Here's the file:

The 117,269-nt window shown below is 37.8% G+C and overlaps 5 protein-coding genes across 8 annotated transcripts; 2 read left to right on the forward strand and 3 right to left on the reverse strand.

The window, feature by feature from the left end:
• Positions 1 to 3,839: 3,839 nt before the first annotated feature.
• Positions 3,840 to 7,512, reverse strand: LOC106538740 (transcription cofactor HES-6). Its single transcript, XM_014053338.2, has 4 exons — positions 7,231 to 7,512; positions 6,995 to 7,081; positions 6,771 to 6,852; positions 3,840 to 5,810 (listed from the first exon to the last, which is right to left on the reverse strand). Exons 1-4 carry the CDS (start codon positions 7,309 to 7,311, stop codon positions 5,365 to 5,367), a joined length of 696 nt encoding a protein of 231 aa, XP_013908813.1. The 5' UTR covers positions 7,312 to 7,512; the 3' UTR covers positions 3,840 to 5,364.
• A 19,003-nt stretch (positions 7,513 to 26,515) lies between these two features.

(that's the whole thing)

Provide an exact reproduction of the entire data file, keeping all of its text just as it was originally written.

The 117,269-nt window shown below is 37.8% G+C and overlaps 5 protein-coding genes across 8 annotated transcripts; 2 read left to right on the forward strand and 3 right to left on the reverse strand.

The window, feature by feature from the left end:
• Positions 1 to 3,839: 3,839 nt before the first annotated feature.
• Positions 3,840 to 7,512, reverse strand: LOC106538740 (transcription cofactor HES-6). Its single transcript, XM_014053338.2, has 4 exons — positions 7,231 to 7,512; positions 6,995 to 7,081; positions 6,771 to 6,852; positions 3,840 to 5,810 (listed from the first exon to the last, which is right to left on the reverse strand). Exons 1-4 carry the CDS (start codon positions 7,309 to 7,311, stop codon positions 5,365 to 5,367), a joined length of 696 nt encoding a protein of 231 aa, XP_013908813.1. The 5' UTR covers positions 7,312 to 7,512; the 3' UTR covers positions 3,840 to 5,364.
• A 19,003-nt stretch (positions 7,513 to 26,515) lies between these two features.